In Marc Lavoie's Post-Keynesian Economics: New Foundations, he has an interesting discussion in Section 6.10.4, which is labelled "Minsky or Steindl Debt Dynamics?" The Minsky dynamics are the well-known Financial Instability Hypothesis (link to primer), while the Steindl dynamics refers to the discussion in Maturity and Stagnation in American Capitalism by Josef Steindl. Lavoie's discussion raises some issues with the limitations of aggregated analysis in this context. This is a brief comment on this topic.
Lavoie's discussion is based on some calculus that demonstrates that we can have two stable regimes for growth: one in which the debt-to-capital ratio is rising, and one where it is falling. He identifies the rising debt ratio regime as being associated with Minsky, and the falling debt regime with Steindl.
As I argued in my discussion of the Financial Instability Hypothesis, its most natural interpretation is in terms of agent-based models. (Minsky used the term "unit" in his texts extensively, so "unit-based models may be more fitting.) In a growing economy, it is unclear that aggregate debt ratios will match the intuition that higher risk lending always corresponds to higher debt ratios.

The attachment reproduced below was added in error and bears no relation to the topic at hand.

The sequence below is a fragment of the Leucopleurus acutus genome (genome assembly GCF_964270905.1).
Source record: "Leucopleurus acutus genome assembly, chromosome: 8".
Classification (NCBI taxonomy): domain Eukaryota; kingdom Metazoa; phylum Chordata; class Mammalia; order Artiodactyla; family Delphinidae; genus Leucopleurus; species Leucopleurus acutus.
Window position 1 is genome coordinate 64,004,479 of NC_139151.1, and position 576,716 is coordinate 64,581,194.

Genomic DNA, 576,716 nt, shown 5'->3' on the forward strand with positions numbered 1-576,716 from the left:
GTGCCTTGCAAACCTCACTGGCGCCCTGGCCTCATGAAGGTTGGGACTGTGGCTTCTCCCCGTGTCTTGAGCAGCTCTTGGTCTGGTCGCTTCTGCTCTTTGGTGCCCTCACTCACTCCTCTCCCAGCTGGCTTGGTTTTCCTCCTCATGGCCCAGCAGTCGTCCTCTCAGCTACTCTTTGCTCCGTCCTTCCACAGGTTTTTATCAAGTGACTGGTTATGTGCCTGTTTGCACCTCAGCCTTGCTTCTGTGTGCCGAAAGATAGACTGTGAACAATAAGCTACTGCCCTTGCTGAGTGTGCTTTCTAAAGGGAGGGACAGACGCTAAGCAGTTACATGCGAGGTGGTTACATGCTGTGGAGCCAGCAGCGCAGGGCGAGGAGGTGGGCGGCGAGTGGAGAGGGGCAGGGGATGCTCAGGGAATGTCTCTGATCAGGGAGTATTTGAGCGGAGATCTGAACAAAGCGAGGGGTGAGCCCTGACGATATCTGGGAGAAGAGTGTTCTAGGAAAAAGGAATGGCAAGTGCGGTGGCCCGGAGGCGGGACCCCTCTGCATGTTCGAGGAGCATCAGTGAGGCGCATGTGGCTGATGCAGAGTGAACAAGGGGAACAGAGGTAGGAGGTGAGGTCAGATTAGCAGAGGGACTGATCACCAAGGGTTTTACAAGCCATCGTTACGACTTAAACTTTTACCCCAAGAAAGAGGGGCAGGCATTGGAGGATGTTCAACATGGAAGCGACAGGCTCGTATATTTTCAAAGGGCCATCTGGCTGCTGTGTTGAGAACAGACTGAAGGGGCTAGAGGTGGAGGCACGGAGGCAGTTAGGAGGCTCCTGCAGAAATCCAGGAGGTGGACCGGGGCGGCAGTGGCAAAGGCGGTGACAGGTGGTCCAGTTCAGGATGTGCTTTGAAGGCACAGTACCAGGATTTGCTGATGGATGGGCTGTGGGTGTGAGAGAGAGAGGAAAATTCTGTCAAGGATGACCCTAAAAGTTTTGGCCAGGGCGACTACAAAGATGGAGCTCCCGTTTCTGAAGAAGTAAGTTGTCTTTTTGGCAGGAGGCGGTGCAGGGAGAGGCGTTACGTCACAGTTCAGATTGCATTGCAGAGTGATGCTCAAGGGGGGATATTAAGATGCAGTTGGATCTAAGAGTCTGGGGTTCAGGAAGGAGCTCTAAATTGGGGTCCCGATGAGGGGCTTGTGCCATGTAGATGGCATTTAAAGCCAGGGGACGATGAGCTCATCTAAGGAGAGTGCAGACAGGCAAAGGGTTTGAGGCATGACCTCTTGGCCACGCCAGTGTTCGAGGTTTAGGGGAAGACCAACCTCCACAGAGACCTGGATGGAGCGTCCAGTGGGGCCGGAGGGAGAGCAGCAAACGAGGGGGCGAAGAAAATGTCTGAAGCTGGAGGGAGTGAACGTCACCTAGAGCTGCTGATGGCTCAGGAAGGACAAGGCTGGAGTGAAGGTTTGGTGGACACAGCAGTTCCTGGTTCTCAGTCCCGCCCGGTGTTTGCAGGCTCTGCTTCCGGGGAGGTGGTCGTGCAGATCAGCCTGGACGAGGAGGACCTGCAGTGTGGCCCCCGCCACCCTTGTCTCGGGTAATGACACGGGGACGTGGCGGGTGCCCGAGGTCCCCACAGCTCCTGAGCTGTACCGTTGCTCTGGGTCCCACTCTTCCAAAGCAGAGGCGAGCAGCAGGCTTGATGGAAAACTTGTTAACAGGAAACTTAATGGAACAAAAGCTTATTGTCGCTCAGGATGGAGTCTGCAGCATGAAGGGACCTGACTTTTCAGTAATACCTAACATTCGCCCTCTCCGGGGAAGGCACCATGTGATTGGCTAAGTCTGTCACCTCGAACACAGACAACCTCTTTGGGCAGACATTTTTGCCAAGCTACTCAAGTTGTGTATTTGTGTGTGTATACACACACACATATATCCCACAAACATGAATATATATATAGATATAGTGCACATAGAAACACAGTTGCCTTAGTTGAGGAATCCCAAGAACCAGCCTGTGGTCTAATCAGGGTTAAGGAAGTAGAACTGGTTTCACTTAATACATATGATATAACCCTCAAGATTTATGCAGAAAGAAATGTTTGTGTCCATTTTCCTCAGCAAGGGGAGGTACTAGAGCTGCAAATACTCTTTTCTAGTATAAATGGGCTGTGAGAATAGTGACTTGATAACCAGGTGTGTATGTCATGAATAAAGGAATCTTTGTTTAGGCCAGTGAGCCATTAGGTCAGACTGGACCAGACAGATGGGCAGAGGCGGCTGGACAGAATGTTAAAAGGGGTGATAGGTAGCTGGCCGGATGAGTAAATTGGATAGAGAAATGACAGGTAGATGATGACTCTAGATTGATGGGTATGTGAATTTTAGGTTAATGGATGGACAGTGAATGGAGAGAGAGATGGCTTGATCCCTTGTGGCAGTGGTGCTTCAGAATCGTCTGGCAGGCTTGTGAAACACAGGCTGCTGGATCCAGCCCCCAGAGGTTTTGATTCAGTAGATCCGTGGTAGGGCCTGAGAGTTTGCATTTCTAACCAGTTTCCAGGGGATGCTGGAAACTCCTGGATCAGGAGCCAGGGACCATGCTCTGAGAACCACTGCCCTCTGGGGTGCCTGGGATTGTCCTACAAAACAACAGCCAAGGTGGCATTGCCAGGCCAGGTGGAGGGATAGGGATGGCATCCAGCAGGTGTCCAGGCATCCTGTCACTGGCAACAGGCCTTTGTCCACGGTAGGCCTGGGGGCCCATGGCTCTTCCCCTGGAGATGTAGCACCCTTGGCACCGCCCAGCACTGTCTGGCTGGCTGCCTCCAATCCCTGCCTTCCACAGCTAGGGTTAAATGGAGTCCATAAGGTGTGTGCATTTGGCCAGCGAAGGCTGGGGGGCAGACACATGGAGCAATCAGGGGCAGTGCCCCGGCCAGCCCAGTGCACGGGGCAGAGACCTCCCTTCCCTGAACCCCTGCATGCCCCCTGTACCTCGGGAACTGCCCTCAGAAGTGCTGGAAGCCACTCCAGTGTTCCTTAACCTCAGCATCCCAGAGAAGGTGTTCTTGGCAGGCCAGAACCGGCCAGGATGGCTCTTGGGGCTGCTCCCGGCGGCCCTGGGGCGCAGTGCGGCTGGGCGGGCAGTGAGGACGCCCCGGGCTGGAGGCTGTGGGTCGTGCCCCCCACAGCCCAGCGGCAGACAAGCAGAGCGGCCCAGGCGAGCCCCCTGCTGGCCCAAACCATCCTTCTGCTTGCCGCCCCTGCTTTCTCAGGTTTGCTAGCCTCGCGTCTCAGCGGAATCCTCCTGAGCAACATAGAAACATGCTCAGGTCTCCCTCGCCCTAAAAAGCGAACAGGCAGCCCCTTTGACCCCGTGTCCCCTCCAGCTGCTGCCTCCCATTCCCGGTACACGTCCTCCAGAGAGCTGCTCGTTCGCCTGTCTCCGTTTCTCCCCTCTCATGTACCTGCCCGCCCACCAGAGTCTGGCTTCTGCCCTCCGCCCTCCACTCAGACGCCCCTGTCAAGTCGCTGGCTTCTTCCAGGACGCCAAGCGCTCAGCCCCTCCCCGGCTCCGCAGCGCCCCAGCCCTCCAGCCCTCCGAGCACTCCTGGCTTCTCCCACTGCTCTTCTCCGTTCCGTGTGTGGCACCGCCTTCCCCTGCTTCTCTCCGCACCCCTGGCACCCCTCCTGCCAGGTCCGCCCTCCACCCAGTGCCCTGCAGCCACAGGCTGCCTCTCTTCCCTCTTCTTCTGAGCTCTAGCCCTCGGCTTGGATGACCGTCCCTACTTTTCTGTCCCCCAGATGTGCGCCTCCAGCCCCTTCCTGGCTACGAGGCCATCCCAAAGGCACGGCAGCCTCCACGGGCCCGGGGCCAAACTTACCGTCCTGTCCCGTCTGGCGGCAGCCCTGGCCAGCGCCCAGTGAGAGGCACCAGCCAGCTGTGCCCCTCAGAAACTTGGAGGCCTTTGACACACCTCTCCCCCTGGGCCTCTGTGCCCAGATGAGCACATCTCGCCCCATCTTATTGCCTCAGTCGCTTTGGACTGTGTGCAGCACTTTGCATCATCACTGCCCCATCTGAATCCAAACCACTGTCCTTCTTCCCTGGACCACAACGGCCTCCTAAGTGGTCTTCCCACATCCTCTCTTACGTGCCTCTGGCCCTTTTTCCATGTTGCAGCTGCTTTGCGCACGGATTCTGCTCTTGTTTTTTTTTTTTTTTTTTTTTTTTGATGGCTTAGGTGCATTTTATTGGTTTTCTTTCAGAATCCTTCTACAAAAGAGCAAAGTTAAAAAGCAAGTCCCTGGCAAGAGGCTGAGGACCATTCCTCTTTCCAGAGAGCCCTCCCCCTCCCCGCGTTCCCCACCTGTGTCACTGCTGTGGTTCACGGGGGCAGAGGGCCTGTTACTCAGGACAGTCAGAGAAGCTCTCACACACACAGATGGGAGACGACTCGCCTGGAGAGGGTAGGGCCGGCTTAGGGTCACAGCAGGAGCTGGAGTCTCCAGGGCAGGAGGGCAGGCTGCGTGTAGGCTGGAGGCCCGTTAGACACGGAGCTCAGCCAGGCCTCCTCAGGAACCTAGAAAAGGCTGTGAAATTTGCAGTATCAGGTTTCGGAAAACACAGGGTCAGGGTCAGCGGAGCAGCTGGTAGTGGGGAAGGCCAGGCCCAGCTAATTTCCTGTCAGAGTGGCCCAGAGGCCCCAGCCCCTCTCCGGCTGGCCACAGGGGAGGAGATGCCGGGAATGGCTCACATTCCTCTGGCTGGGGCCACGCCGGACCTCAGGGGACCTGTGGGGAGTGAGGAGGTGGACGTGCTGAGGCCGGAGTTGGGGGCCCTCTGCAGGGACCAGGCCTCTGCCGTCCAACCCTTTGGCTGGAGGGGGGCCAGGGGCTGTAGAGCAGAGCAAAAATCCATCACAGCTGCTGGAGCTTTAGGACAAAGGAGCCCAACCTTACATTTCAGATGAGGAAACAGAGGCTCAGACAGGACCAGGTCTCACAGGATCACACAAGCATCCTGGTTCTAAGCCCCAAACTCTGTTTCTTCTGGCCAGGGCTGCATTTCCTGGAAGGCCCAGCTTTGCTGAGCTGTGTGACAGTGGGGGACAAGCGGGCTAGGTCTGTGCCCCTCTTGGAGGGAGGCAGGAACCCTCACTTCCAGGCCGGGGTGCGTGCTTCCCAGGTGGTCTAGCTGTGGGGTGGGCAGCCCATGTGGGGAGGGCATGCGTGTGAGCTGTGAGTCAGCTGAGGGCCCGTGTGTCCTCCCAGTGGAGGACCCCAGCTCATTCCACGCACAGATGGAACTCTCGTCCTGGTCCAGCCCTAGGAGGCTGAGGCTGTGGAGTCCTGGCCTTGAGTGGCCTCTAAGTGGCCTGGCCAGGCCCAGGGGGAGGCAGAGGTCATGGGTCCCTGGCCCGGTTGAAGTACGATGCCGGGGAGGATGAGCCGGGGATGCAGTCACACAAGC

This is because in an environment of fast growth, debt principal can be "inflated away" by greater nominal income growth (which may either be inflation or real growth). Even if interest rates are raised to compensate for higher inflation, the principal amount is still being whittled away by inflation, which shows up in the ratio.
In order to control for these effects, we need to look at the trends in debt service ratios to get a better handle on the riskiness of lending.
Furthermore, even if inflation is not reducing debt ratios, the aggregates may be hiding trends for risk. Although the usual framing of the Financial Instability Hypothesis is that there is an across-the-board rise in risk-taking, it seems possible that dominant mature industries could reduce leverage as they no longer face large fixed investments to finance. This could reduce debt ratios in aggregate as newer industries pursue more aggressive strategies. Since the credit markets are sensitive to tail risk, it does not matter much if low risk borrowers become even lower risk if troubles are brewing elsewhere.
In summary, we need to be cautious about putting too much emphasis on aggregate debt ratios as a shorthand for riskiness of borrowing.
(c) Brian Romanchuk 2019